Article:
Connoisseurial Intimacies: 1870-1930 – Dr Francesco Ventrella
Funder: This research has been funded by the Leverhulme Trust.
This interdisciplinary project investigates the import of empathy theories in the experimental practice of connoisseurship (1870-1930), and analyses the foundations of modern art history by focusing on the material culture that has informed its methods. In fact, connoisseurs used physical objects, and not abstract ideas, as a target to produce embodied identifications with the past. To acknowledge the reliance of connoisseurs on empathy theories and physiological aesthetics is extremely important to understand the shifting priorities of modern art history.
Firstly, these new scientific theories gave the connoisseurs a scientific back up to make their methods more credible to the modern audiences of art. There is evidence in the work of Bernard Berenson (1865-1959) and Vernon Lee (1856-1935) to suggest that connoisseurs perceived their bodies as perfectible instruments for measuring the quality of an art object. At the same time, middle-class vision started to be defined according to gender. The research considers a wide range of objects, including physiology and ophthalmology manuals, paintings, interior design, prints, and literary works which presented forms of embodied vision that were technologically mediated, but also biologically determined.
Secondly, while exploring such embodied aesthetic experiences, connoisseurs also shaped a historical world in which they could project issues of identity and desire onto the objects of their appreciation. Thus, this research will also examine the life of these connoisseurial objects, the way in which they triggered a nineteenth-century imagination of distant times and places, and the role they played in the formation of modern racial and sexual stereotypes.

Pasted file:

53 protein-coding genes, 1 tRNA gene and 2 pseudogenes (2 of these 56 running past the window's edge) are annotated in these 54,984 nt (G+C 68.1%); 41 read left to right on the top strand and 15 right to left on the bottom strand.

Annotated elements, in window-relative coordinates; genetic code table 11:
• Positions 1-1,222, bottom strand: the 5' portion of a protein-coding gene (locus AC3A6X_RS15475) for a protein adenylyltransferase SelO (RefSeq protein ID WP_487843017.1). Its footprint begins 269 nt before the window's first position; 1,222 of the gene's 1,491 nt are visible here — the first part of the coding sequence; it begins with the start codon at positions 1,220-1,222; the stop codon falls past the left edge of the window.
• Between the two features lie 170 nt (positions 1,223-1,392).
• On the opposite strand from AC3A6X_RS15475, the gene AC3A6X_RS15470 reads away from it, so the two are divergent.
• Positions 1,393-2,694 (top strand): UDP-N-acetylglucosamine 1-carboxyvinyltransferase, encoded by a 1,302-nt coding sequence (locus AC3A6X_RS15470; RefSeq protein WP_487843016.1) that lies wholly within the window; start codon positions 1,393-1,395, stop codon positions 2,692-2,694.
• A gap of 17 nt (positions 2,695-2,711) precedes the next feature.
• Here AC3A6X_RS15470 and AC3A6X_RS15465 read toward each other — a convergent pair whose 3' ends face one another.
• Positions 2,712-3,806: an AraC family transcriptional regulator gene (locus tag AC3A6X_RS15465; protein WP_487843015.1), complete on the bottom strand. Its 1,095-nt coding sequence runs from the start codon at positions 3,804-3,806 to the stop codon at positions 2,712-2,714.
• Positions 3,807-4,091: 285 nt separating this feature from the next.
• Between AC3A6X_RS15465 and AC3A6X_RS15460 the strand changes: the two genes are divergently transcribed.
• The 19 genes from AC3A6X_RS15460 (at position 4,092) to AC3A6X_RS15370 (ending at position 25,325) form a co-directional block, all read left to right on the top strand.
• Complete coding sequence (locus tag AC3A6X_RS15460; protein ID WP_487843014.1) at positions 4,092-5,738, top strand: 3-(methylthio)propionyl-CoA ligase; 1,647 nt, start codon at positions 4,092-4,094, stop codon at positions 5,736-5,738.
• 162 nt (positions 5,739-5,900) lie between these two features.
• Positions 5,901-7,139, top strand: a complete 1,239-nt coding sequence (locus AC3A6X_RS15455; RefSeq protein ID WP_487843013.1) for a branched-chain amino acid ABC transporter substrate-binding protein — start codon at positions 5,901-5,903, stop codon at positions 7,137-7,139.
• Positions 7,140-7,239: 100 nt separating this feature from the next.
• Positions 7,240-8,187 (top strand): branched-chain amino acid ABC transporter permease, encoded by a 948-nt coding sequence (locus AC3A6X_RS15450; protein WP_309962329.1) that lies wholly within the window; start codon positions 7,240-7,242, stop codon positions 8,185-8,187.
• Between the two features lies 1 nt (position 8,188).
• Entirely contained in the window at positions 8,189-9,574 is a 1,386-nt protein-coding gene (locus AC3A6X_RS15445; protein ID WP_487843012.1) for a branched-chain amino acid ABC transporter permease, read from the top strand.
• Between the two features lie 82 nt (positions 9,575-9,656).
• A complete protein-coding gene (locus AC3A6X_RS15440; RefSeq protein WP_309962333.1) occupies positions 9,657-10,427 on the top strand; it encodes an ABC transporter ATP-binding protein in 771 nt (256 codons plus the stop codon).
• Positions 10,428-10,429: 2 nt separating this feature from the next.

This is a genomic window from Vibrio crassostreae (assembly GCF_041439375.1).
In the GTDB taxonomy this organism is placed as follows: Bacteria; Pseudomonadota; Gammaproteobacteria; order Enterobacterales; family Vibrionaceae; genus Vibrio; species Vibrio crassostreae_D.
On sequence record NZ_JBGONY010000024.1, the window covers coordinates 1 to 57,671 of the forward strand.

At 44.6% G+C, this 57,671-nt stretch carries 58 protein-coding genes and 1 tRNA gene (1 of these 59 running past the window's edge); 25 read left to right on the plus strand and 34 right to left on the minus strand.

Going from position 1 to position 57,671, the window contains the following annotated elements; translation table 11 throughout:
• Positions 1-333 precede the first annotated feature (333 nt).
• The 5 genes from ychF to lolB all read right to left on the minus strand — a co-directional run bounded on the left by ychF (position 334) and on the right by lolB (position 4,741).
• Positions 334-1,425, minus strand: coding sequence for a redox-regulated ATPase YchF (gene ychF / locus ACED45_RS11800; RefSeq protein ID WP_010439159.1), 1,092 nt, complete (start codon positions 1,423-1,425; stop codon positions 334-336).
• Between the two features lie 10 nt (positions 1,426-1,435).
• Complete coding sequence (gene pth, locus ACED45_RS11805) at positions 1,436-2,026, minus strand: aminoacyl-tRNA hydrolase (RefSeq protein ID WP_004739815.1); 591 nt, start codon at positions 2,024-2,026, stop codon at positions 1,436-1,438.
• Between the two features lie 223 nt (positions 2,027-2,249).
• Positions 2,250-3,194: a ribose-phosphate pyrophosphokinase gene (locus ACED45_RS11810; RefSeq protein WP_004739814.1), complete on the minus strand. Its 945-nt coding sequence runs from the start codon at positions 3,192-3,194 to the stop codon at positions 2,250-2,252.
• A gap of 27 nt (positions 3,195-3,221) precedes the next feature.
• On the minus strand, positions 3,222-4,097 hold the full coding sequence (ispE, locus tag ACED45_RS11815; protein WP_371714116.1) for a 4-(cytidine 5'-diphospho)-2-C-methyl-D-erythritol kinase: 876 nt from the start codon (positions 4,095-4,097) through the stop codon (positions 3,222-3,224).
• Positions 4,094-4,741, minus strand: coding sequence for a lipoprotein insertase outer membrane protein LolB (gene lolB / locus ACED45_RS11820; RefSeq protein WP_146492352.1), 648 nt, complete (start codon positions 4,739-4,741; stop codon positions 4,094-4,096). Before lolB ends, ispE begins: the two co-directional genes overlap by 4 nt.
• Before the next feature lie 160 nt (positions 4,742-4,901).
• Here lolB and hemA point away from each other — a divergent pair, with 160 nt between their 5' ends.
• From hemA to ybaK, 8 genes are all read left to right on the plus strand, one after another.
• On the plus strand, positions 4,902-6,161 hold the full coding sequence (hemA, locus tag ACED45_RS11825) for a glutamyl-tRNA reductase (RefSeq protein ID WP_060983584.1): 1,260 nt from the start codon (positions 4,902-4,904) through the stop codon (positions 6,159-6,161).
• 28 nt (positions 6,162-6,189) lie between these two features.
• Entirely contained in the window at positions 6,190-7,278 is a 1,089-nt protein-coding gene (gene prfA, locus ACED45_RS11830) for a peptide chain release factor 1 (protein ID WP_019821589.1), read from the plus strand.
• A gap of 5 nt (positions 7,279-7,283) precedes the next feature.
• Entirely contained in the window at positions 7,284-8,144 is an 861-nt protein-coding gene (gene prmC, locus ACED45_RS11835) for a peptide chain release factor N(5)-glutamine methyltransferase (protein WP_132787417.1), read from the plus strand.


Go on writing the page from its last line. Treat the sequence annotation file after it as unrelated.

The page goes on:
Finally, though scholars usually see a break between nineteenth and twentieth-century aesthetic experiences, especially by contrasting the nostalgia of the Victorian revivals with the progressive narratives of the later avant-garde, this study invites a reflection on the continuities between Victorian art writing and the modernist fascination with form and abstraction. This continuity, substantiated by the vocabulary of empathy and physiological aesthetics, becomes particularly relevant when we shift our attention from theoretical debates onto objects, thus overcoming the divide between the world of fine arts and that of sensational entertainment.
Outcomes: the outcomes of this research project will be published in a single authored book.